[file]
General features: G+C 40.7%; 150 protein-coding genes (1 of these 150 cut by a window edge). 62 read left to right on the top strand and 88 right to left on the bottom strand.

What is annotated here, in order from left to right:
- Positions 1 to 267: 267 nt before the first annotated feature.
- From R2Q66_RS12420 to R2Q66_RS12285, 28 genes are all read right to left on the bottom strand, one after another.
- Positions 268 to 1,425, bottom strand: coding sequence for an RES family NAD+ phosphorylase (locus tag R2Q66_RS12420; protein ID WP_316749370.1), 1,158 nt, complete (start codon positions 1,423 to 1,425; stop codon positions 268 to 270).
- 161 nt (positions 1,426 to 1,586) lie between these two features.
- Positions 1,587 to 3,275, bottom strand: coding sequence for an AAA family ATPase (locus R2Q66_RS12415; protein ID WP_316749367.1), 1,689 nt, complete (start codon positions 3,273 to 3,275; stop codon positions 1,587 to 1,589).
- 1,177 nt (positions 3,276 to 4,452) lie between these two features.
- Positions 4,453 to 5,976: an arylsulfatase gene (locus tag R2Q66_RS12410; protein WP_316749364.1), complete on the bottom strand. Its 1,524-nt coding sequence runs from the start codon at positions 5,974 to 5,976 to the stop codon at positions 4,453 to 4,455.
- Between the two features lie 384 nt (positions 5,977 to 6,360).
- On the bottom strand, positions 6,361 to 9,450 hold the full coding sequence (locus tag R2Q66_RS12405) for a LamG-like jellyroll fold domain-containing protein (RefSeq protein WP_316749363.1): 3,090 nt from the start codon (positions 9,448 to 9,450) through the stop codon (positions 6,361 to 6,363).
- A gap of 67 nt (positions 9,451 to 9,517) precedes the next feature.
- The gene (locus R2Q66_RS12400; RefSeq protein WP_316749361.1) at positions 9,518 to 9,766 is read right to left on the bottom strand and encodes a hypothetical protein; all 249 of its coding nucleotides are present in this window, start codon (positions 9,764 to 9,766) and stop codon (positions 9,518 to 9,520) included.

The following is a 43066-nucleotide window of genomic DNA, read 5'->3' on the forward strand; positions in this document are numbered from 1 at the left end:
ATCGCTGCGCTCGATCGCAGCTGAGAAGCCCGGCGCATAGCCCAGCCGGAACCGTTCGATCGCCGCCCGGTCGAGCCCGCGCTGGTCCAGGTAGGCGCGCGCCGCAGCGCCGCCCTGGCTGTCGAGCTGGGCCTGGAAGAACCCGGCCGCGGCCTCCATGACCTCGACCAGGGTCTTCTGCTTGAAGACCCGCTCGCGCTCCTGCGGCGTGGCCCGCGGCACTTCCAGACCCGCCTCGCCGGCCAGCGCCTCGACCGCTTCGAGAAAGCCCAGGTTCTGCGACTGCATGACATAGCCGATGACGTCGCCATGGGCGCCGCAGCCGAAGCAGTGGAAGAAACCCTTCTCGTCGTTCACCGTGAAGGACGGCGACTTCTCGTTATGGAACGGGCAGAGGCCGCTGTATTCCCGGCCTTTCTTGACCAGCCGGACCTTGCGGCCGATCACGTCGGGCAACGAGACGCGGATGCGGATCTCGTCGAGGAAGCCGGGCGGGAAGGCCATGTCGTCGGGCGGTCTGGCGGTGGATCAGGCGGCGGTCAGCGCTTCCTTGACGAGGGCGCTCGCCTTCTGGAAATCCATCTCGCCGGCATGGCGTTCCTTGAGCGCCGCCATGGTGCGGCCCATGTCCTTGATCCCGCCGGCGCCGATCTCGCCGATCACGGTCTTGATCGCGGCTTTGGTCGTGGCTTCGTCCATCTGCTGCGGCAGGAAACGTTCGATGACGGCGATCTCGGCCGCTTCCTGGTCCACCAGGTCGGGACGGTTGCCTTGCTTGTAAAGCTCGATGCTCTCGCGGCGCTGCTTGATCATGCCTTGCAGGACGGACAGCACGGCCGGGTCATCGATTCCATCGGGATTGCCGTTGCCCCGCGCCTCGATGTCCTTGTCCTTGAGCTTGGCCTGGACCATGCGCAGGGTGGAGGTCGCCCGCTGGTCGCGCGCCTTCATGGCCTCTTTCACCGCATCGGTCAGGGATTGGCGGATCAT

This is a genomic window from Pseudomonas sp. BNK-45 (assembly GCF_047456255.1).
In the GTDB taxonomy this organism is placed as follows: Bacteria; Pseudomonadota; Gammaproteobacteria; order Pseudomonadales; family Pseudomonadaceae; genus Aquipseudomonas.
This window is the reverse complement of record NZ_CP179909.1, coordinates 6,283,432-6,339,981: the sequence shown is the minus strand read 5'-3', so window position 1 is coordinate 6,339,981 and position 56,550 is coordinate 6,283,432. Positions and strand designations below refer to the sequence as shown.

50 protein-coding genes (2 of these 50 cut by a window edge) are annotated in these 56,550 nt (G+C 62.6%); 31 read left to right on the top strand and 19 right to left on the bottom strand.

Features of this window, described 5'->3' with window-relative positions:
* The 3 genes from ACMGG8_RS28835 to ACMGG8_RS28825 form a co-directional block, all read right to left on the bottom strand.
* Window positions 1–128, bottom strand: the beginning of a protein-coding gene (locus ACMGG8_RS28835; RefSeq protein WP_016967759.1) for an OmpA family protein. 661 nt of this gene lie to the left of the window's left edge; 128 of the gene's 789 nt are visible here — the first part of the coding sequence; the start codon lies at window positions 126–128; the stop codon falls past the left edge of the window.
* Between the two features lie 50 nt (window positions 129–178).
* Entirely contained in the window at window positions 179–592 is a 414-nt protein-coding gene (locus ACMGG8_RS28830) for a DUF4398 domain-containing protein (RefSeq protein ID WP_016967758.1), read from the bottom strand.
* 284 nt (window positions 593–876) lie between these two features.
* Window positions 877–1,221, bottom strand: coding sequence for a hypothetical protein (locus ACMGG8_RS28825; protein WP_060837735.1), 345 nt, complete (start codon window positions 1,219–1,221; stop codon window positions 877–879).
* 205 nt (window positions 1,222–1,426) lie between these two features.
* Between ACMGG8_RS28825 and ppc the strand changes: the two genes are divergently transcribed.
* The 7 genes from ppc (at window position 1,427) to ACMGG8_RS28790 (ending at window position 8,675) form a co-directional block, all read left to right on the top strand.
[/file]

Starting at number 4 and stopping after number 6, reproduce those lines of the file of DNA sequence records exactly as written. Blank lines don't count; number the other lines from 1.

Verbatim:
- From R2Q66_RS12420 to R2Q66_RS12285, 28 genes are all read right to left on the bottom strand, one after another.
- Positions 268 to 1,425, bottom strand: coding sequence for an RES family NAD+ phosphorylase (locus tag R2Q66_RS12420; protein ID WP_316749370.1), 1,158 nt, complete (start codon positions 1,423 to 1,425; stop codon positions 268 to 270).
- 161 nt (positions 1,426 to 1,586) lie between these two features.